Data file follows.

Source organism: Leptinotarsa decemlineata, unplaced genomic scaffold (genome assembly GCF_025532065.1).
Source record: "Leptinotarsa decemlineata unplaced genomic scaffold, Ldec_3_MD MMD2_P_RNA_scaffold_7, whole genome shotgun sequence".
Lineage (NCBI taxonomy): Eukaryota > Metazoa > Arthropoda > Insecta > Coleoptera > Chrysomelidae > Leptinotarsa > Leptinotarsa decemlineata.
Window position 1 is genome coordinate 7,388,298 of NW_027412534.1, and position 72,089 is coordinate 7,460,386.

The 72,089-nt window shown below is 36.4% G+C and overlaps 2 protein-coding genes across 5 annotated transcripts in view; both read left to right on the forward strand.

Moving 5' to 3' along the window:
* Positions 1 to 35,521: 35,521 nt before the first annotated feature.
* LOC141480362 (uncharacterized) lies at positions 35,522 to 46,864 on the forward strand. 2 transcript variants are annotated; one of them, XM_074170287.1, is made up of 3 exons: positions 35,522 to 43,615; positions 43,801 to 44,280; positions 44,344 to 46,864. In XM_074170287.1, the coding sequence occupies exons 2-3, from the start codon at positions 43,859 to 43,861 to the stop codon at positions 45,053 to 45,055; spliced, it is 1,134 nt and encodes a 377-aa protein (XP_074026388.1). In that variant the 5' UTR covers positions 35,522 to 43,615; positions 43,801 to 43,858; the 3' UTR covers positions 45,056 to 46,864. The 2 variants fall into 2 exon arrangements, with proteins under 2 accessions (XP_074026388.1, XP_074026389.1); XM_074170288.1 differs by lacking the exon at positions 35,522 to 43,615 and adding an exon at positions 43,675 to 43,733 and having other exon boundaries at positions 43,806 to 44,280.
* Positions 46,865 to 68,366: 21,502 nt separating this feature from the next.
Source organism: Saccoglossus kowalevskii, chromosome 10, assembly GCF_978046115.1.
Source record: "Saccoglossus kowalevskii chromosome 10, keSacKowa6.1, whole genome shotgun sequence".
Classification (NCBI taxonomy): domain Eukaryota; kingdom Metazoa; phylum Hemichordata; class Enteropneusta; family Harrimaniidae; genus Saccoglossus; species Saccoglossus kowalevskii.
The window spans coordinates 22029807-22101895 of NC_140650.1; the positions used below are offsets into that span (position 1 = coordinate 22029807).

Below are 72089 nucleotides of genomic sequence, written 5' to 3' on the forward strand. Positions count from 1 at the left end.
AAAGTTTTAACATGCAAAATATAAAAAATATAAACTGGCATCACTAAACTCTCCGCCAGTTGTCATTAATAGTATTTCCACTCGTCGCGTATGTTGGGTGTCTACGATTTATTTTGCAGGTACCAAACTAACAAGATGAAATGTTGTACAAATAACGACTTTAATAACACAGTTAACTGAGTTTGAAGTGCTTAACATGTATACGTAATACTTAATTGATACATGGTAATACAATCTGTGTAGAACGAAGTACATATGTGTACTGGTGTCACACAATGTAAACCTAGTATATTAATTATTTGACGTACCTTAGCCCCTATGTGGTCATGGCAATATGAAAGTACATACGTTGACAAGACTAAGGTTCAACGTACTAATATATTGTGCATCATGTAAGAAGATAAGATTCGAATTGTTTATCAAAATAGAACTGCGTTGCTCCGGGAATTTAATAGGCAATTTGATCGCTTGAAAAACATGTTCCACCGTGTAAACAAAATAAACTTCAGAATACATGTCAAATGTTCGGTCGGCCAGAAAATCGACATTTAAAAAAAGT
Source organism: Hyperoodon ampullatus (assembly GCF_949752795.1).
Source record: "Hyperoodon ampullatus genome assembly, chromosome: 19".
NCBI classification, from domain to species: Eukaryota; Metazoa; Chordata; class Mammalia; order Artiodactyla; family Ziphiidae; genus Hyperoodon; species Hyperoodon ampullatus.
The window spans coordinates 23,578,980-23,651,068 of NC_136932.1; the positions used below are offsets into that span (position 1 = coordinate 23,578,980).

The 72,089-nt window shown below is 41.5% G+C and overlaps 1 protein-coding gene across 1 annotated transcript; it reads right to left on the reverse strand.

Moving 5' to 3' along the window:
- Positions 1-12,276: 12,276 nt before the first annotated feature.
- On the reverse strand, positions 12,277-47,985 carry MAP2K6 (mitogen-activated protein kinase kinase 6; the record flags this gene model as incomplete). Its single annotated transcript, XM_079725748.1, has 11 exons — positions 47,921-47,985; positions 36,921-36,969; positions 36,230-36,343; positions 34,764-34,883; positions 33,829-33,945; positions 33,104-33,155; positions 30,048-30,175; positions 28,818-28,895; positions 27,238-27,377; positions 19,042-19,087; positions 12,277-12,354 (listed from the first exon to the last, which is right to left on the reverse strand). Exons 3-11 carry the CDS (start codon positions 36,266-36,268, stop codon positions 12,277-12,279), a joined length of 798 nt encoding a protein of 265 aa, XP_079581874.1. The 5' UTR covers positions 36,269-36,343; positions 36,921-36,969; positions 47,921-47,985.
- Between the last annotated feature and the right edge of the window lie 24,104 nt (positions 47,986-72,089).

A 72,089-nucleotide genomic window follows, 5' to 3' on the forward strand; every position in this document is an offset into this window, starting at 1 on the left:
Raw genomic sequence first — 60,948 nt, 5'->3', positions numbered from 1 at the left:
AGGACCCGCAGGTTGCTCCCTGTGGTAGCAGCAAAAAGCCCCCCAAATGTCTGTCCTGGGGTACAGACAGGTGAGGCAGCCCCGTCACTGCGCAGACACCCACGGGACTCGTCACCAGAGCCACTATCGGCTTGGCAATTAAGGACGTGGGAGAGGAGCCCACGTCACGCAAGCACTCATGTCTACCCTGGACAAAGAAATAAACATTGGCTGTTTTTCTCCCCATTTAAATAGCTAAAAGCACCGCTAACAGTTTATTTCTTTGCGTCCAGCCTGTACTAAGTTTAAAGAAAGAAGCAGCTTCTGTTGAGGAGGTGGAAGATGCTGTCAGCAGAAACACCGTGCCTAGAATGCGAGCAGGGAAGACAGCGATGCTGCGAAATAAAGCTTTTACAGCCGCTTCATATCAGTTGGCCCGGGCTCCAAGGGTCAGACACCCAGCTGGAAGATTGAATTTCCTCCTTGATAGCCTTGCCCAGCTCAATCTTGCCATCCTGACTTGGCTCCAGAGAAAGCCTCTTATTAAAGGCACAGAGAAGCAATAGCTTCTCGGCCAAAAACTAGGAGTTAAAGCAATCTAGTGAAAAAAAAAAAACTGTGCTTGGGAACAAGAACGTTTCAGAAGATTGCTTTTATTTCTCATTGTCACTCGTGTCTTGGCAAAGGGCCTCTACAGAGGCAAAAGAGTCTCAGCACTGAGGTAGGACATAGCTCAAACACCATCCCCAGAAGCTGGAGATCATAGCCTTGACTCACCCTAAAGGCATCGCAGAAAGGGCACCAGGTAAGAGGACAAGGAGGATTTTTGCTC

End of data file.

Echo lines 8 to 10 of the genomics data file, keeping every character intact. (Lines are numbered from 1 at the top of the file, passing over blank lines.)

* LOC141480362 (uncharacterized) lies at positions 35,522 to 46,864 on the forward strand. 2 transcript variants are annotated; one of them, XM_074170287.1, is made up of 3 exons: positions 35,522 to 43,615; positions 43,801 to 44,280; positions 44,344 to 46,864. In XM_074170287.1, the coding sequence occupies exons 2-3, from the start codon at positions 43,859 to 43,861 to the stop codon at positions 45,053 to 45,055; spliced, it is 1,134 nt and encodes a 377-aa protein (XP_074026388.1). In that variant the 5' UTR covers positions 35,522 to 43,615; positions 43,801 to 43,858; the 3' UTR covers positions 45,056 to 46,864. The 2 variants fall into 2 exon arrangements, with proteins under 2 accessions (XP_074026388.1, XP_074026389.1); XM_074170288.1 differs by lacking the exon at positions 35,522 to 43,615 and adding an exon at positions 43,675 to 43,733 and having other exon boundaries at positions 43,806 to 44,280.
* Positions 46,865 to 68,366: 21,502 nt separating this feature from the next.
Source organism: Saccoglossus kowalevskii, chromosome 10, assembly GCF_978046115.1.